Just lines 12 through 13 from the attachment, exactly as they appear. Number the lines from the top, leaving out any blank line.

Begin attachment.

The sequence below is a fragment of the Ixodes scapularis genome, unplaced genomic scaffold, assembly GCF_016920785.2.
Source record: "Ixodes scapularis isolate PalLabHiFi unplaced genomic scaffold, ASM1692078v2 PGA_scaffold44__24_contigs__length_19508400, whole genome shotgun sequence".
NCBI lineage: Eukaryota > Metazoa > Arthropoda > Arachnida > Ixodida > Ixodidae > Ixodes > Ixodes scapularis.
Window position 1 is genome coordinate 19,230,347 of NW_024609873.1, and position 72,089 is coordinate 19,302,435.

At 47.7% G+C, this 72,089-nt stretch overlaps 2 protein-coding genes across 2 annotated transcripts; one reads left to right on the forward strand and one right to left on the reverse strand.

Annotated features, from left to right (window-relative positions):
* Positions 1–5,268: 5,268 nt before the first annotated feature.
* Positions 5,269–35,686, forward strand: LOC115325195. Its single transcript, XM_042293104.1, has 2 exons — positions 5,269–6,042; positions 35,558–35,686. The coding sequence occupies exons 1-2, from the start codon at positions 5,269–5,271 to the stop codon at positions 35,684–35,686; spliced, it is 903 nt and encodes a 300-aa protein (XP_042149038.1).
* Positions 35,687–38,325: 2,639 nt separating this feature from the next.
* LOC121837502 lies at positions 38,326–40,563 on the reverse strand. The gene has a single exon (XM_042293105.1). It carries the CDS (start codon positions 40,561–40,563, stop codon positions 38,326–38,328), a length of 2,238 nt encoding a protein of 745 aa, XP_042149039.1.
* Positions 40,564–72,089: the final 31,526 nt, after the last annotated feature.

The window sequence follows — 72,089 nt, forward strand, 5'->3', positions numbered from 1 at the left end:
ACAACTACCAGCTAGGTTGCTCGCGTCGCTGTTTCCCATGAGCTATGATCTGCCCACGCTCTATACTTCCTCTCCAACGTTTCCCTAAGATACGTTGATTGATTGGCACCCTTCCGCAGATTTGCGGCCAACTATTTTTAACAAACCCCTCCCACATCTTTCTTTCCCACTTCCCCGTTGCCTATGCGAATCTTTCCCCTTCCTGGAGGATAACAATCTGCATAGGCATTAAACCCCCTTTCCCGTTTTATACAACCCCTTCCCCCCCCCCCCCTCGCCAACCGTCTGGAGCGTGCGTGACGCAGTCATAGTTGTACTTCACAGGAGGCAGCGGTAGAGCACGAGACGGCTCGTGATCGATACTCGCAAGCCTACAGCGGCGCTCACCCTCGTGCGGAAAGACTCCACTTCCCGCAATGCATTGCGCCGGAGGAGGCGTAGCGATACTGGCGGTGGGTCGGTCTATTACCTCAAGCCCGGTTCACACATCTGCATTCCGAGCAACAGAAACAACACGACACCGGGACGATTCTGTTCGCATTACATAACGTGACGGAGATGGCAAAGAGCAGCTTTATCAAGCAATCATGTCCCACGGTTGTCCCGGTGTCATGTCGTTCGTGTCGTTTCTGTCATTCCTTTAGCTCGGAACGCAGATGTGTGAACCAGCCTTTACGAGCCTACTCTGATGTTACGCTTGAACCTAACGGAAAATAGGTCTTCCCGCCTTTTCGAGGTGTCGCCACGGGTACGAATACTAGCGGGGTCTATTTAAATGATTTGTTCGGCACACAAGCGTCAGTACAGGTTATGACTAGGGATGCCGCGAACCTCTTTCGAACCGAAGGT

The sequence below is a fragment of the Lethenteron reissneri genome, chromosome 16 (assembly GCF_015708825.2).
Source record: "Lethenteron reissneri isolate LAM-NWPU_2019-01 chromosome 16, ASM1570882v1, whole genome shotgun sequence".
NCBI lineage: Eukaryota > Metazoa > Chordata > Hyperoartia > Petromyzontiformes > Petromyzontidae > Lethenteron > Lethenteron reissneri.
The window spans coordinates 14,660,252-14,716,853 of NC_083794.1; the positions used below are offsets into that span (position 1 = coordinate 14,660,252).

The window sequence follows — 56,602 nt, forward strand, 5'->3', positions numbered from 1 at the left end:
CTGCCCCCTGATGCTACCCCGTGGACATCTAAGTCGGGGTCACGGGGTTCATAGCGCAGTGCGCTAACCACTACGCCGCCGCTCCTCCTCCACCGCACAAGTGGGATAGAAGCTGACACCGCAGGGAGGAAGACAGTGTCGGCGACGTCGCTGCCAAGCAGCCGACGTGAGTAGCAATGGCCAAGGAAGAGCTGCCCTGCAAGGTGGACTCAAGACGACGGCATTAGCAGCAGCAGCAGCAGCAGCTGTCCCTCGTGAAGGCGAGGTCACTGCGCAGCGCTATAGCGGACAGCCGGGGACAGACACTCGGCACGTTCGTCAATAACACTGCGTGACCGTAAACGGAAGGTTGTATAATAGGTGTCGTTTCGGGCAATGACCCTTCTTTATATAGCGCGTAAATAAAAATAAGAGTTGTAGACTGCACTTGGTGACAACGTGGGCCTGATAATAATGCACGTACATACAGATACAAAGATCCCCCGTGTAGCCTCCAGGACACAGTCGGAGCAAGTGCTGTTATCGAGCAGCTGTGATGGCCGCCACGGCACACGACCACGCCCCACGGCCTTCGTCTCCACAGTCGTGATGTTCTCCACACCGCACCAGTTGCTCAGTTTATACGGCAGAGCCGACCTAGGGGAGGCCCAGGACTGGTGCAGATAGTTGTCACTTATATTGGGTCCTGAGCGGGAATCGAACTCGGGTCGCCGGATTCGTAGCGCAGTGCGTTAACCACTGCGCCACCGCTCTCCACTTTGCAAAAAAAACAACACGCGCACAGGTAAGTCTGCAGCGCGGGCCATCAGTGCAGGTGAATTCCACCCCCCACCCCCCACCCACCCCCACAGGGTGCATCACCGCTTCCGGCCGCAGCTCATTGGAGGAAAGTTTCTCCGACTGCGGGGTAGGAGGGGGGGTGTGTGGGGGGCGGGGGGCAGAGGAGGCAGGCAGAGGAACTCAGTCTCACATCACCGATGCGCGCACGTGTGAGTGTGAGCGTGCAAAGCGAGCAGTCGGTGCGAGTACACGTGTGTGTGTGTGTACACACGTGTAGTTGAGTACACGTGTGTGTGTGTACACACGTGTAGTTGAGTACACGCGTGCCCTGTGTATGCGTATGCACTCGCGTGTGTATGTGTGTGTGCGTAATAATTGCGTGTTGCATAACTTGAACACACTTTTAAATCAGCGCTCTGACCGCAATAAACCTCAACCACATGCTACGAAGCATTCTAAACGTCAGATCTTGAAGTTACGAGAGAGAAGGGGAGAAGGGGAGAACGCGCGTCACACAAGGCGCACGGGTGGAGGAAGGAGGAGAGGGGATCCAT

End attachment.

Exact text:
The window sequence follows — 72,089 nt, forward strand, 5'->3', positions numbered from 1 at the left end:
ACAACTACCAGCTAGGTTGCTCGCGTCGCTGTTTCCCATGAGCTATGATCTGCCCACGCTCTATACTTCCTCTCCAACGTTTCCCTAAGATACGTTGATTGATTGGCACCCTTCCGCAGATTTGCGGCCAACTATTTTTAACAAACCCCTCCCACATCTTTCTTTCCCACTTCCCCGTTGCCTATGCGAATCTTTCCCCTTCCTGGAGGATAACAATCTGCATAGGCATTAAACCCCCTTTCCCGTTTTATACAACCCCTTCCCCCCCCCCCCCTCGCCAACCGTCTGGAGCGTGCGTGACGCAGTCATAGTTGTACTTCACAGGAGGCAGCGGTAGAGCACGAGACGGCTCGTGATCGATACTCGCAAGCCTACAGCGGCGCTCACCCTCGTGCGGAAAGACTCCACTTCCCGCAATGCATTGCGCCGGAGGAGGCGTAGCGATACTGGCGGTGGGTCGGTCTATTACCTCAAGCCCGGTTCACACATCTGCATTCCGAGCAACAGAAACAACACGACACCGGGACGATTCTGTTCGCATTACATAACGTGACGGAGATGGCAAAGAGCAGCTTTATCAAGCAATCATGTCCCACGGTTGTCCCGGTGTCATGTCGTTCGTGTCGTTTCTGTCATTCCTTTAGCTCGGAACGCAGATGTGTGAACCAGCCTTTACGAGCCTACTCTGATGTTACGCTTGAACCTAACGGAAAATAGGTCTTCCCGCCTTTTCGAGGTGTCGCCACGGGTACGAATACTAGCGGGGTCTATTTAAATGATTTGTTCGGCACACAAGCGTCAGTACAGGTTATGACTAGGGATGCCGCGAACCTCTTTCGAACCGAAGGT